If trout didn’t migrate as much as they did, I would go as far to say that the trout in Drummin are the wildest trout in Ireland and that they never see an artificial fly from January to December with the exception of three or four days in May. But that isn’t quite the case. What I will say is that at the moment, lough Cullin seems to be the forgotten gem in Mayo’s crown! I don’t want to speak too soon, so I’m going to tread cautiously, but at the moment, the lake seems to have seen a small resurgence in trout numbers – particularly in small fish and seems to be tending once more towards the traditional large stock of quarter to half pounders, but now with the added bonus of larger fish. It is easy to forget that not too many years ago anglers could fish the lough for a week and not know by the end of it whether there was a fish in the lake or not. The abundance in small trout is a very positive sign for the present and future.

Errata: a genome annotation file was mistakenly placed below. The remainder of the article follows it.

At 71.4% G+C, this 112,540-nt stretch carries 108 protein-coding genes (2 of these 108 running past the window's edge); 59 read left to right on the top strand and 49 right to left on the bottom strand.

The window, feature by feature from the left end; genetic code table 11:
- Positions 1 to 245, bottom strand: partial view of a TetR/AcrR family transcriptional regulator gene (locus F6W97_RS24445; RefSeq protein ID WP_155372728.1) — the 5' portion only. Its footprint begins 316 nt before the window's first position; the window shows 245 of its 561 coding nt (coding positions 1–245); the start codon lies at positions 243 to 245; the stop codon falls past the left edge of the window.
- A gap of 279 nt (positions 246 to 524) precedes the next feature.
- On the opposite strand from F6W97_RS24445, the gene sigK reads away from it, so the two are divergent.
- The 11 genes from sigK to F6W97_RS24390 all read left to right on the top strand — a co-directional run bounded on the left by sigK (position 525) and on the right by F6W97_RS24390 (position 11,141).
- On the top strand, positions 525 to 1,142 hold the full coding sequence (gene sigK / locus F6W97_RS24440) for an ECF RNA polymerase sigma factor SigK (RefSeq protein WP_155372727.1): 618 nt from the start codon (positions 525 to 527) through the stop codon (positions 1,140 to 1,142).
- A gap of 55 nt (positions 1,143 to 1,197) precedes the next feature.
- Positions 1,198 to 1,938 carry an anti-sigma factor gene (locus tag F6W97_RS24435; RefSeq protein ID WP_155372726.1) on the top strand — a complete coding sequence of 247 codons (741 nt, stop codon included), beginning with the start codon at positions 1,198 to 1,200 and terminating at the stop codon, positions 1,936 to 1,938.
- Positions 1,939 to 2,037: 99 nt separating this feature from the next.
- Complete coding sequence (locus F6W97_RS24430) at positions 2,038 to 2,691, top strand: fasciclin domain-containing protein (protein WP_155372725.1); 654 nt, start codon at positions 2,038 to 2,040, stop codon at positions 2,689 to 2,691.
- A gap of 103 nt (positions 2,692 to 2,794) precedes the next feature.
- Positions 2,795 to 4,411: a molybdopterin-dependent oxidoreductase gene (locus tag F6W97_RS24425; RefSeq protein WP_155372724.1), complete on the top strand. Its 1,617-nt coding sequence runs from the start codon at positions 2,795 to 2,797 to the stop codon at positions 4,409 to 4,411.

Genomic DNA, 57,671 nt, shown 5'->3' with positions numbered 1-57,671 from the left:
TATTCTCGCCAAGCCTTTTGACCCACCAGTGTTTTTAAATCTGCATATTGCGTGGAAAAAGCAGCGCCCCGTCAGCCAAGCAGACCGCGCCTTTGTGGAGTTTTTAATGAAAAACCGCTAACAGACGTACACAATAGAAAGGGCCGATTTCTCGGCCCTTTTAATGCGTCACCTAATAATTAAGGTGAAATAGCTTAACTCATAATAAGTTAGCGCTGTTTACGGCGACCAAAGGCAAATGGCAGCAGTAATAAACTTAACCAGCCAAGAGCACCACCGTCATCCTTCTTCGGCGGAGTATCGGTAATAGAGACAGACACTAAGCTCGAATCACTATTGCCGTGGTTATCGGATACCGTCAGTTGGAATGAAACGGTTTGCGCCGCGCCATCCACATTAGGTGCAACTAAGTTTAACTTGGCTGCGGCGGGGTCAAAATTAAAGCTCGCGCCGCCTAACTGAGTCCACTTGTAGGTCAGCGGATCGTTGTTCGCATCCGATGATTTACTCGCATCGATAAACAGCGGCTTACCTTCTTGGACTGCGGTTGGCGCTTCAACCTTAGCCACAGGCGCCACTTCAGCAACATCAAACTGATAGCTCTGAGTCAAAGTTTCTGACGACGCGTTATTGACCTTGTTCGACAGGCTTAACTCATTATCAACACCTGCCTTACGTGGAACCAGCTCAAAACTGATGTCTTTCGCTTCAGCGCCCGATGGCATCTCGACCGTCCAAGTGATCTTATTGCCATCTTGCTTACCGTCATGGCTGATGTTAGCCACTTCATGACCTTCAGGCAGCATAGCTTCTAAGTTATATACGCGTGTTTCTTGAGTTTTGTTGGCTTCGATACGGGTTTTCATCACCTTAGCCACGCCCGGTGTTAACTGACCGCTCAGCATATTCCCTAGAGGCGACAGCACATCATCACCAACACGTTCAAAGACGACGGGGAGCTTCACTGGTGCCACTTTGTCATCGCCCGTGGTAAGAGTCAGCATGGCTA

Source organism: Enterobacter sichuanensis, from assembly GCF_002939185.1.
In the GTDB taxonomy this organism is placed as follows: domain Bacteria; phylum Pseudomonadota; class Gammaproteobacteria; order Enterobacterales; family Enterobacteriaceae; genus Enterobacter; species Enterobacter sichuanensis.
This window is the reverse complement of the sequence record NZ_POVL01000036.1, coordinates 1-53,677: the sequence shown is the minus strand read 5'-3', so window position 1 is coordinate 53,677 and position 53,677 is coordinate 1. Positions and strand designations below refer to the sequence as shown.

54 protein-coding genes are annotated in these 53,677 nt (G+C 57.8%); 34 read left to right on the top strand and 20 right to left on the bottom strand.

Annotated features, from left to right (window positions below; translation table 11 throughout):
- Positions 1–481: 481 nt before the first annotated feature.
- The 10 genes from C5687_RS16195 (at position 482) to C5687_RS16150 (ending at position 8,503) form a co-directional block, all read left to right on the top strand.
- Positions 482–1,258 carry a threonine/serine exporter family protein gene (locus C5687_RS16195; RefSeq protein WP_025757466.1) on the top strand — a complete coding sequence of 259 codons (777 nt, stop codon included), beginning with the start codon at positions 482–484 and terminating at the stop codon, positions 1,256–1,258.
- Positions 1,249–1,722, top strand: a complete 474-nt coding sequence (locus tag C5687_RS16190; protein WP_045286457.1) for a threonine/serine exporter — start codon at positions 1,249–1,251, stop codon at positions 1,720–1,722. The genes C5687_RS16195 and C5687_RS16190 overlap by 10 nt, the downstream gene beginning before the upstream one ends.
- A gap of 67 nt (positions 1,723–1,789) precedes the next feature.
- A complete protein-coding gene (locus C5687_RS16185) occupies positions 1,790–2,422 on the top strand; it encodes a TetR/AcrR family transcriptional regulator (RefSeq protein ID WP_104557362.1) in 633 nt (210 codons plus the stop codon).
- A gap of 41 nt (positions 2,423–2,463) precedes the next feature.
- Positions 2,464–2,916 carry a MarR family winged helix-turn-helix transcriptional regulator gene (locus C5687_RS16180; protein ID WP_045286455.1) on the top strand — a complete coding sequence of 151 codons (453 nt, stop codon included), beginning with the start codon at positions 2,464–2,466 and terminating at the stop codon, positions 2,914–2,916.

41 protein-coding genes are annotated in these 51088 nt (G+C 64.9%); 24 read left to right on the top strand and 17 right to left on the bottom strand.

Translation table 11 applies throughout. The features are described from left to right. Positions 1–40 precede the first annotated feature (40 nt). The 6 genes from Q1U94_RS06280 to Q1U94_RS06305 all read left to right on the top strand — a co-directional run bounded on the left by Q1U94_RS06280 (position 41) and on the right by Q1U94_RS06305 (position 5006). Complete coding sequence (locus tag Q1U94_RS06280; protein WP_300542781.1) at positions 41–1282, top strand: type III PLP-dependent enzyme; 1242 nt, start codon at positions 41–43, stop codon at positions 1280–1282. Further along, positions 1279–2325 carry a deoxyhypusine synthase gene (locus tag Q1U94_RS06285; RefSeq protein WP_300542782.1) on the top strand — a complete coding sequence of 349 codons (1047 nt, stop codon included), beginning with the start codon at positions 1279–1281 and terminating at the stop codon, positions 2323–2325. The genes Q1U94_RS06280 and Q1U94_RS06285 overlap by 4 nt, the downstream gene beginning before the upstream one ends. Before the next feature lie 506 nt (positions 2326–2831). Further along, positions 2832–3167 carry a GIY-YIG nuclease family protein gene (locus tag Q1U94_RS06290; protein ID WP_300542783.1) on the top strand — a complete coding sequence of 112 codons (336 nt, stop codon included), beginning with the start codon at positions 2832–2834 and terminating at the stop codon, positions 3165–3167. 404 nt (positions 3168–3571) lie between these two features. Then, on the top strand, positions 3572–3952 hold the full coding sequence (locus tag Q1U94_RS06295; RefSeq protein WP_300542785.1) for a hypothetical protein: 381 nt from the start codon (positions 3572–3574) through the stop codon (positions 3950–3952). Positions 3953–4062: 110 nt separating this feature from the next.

You’ll have to excuse me for squeezing another post out of lough Cullin this year. I have made the decision to dedicate a significant amount of time this year to try and get to know Cullin better, before the weeds come up, at the sacrifice of what has really been world class fishing over the last week on Conn. The mayfly on Conn seems to be a bit behind, but that hasn’t stopped the trout from feeding voraciously at the surface there and I have heard of some big bags particularly over last weekend with some large trout among them. Hopefully the green drakes will get properly going in the next day or two and the fishing will be spectacular!